(2) that, [on x date], in the presence [by video conference] of both witnesses, the testator [signed the instrument]/[ acknowledged the signature already made on the instrument]/[ the instrument was signed by [X/another] in the physical presence of the testator as directed by the testator];

(3) that, to the best of our knowledge and belief, the testator executed the will as a free and voluntary act for the purposes expressed in it;

(4) that, to the best of the witnesses’ knowledge and belief, the testator was of sound mind when the will was executed.

Distanced witnessing

Normally with physical witnessing, the testator and the witnesses are in the same room.

However, it was recognised that this was not always possible during COVID-19 with the imposition of self-isolation or social distancing.

The requirement in such cases is that the testator and the witnesses each have a clear line of sight of each other. The following are some examples of this in practise.

  • witnessing through a window or open door of a house or a vehicle
  • witnessing from a corridor or adjacent room into a room with the door open
  • witnessing outdoors from a short distance, for example in a garden

This is what happened in the case of Baker and Spiers v Hewston (2023).

This was primarily a case about whether Stanley (a 90 year old man with dementia) had capacity in making a number of wills (6) from 2010 to 2020 “with family beneficiaries shifting in and out of inheritance”.

Stanley was survived:

  • on the one hand by three children (including Jennifer who was the first claimant and one of the executors) and eight grandchildren;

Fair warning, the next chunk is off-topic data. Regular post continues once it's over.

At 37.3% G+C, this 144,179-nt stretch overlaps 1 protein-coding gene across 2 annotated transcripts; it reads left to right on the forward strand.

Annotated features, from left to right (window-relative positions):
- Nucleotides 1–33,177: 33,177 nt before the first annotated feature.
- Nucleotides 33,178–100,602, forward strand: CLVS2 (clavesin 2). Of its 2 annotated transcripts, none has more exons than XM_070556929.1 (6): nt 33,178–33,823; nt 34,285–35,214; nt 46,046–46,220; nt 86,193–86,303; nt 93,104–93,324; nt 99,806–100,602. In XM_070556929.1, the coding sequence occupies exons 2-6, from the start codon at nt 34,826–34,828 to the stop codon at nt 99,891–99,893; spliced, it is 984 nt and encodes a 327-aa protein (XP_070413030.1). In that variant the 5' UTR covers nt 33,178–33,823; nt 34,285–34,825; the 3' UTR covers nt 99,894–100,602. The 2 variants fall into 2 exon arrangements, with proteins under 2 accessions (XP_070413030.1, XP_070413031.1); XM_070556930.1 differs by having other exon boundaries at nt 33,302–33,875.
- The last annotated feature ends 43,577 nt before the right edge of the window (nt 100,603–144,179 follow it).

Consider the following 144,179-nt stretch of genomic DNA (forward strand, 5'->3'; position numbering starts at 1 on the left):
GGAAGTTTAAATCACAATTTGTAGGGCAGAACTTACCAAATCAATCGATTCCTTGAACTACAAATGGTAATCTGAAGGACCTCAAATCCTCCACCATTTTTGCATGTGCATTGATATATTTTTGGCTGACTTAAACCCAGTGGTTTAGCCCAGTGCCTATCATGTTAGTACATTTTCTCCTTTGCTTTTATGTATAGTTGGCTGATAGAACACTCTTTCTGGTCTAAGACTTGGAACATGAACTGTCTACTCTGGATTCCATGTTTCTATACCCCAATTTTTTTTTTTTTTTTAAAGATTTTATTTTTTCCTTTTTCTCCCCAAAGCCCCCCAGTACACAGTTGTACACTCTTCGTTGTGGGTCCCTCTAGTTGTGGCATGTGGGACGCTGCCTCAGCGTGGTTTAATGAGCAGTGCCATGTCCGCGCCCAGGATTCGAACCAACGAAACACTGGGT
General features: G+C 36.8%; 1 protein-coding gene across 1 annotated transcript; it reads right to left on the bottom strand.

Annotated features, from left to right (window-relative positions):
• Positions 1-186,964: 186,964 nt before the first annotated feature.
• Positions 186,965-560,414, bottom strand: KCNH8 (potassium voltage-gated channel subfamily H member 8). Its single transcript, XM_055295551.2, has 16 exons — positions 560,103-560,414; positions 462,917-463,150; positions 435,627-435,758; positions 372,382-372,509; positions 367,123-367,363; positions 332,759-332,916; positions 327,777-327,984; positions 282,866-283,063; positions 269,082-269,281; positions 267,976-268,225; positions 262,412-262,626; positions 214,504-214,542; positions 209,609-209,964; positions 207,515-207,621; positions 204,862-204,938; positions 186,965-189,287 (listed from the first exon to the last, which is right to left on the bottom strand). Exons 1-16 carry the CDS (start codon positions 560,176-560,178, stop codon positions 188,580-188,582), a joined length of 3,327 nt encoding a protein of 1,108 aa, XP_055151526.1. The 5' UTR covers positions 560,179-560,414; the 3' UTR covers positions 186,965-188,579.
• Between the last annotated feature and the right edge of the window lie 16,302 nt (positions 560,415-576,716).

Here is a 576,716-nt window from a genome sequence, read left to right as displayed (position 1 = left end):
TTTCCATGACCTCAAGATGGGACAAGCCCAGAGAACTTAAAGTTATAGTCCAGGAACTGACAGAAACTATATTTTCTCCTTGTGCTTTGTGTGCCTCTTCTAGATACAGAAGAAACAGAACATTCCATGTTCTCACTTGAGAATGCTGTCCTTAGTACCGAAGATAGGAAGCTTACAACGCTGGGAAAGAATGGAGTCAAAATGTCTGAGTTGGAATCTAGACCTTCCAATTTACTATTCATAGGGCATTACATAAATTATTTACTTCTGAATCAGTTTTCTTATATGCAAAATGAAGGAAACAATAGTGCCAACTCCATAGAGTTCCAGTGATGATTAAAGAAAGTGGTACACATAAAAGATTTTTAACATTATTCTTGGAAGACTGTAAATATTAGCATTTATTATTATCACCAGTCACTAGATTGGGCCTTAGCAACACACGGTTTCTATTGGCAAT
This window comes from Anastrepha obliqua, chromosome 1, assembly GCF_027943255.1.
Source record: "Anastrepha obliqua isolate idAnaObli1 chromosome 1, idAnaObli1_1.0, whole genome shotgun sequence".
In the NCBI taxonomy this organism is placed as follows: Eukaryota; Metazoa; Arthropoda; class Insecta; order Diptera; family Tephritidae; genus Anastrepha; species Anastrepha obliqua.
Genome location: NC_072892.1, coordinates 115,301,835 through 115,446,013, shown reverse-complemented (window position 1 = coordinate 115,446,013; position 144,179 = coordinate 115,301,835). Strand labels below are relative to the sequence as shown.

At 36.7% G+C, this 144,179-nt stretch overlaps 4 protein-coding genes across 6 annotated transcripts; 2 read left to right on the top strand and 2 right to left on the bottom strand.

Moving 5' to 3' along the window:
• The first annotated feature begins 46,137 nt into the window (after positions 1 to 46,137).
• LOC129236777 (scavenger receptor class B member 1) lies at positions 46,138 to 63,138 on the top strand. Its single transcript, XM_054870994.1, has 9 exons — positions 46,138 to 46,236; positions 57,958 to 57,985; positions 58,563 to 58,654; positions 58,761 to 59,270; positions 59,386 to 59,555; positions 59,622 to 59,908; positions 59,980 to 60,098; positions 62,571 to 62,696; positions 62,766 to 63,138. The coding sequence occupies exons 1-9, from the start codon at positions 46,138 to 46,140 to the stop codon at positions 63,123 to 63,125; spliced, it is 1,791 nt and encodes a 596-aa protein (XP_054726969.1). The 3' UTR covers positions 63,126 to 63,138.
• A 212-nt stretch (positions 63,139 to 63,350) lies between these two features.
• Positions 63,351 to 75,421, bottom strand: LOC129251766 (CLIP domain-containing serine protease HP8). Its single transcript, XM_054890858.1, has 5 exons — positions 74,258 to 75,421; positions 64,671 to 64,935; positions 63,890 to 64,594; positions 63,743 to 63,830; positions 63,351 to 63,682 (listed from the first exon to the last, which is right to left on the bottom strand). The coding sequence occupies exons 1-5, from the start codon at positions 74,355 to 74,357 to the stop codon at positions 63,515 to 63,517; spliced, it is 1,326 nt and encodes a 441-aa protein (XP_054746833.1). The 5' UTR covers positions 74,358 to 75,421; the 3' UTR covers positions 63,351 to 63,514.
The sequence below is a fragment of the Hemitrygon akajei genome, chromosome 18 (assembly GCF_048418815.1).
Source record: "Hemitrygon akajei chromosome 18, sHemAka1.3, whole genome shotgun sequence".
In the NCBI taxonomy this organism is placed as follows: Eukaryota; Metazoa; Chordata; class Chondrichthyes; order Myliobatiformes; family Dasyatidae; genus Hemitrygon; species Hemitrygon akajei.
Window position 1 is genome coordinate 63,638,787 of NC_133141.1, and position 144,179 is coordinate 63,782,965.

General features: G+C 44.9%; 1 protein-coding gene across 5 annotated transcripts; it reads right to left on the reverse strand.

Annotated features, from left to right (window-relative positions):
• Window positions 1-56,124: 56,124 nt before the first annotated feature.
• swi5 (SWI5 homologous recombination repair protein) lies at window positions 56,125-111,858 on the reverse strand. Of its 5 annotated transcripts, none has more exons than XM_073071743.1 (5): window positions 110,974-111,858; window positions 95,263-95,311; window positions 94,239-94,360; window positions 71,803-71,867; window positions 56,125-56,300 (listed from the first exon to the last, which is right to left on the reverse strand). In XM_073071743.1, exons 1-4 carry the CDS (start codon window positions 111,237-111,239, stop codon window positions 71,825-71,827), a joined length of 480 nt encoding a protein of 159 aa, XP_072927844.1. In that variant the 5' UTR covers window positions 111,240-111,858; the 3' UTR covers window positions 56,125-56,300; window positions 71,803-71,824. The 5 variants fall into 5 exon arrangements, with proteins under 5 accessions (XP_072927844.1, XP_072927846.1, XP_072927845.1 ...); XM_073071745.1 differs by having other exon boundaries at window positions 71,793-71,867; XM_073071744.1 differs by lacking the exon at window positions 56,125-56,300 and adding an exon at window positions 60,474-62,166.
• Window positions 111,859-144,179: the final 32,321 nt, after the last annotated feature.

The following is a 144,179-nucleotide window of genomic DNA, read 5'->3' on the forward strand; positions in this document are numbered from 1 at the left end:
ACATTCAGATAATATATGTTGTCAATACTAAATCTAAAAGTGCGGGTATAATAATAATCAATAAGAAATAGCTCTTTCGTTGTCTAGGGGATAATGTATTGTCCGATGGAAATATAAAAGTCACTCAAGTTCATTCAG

• and on the other his partner Kathleen and their daughter Diane (the defendant)

Stanley’s last will of 23 May 2020 left his estate to all his family save Martin (his son with his estranged wife Agnes).

Diane challenged all wills made prior to 2014 which would have meant according to his will of 2010 he would have left his half share in the jointly owned bungalow with Kathleen to Diane and Martin.

Martin did not participate in the proceedings and by the time of the trial compromise had been reached with Diane.

The judge found that Stanley had capacity to execute his wills in 2010, 2017, 2018 and the final one in 2020.

In the final paragraph he summarised how the will had been validly witnessed at a distance:

“… Jennifer arranged for two friends of hers who knew Stanley, Mr Graham and Mr Rainsford, to come to the driveway of Stanley’s house. He stayed in the car and they saw him sign the will through the window, which he then passed to then and they each witnessed. This was an ingenious arrangement which predated the amendment to the Wills Act permitting ‘remote attestation’. In any event, it was a valid execution. Whilst the will was not read over to Stanley, Mr Penn sent it to him with a clear client care letter and Stanley signed the acknowledgement slip and Jennifer made minor amendments to it to correct her address as executor. Stanley was plainly very familiar and happy with it – after all, he had plenty of practice with wills. As Mr Aldis says, ‘Knowledge and Approval’ of the May 2020 will is clearly proved, as is execution and capacity as I have said. It follows that Stanley’s final will on 23rd May 2020 – only three months before his death on 5th August 2020 – was valid, it superseded all previous wills and I admit it to Probate.”

Final Words

Whilst the law does need to move with the times and this was accelerated during COVID 19, the potential for abuse cannot be emphasised enough. The advice from the government remains that where people can make wills in the conventional way they should continue to do so.

Time will tell whether satellite litigation arises from wills which were witnessed remotely as a result of COVID-19

If you have concerns about the validity of a will, contact our leading Dispute Resolution solicitors now on 0330 822 3451 or request a call back. 

Further Reading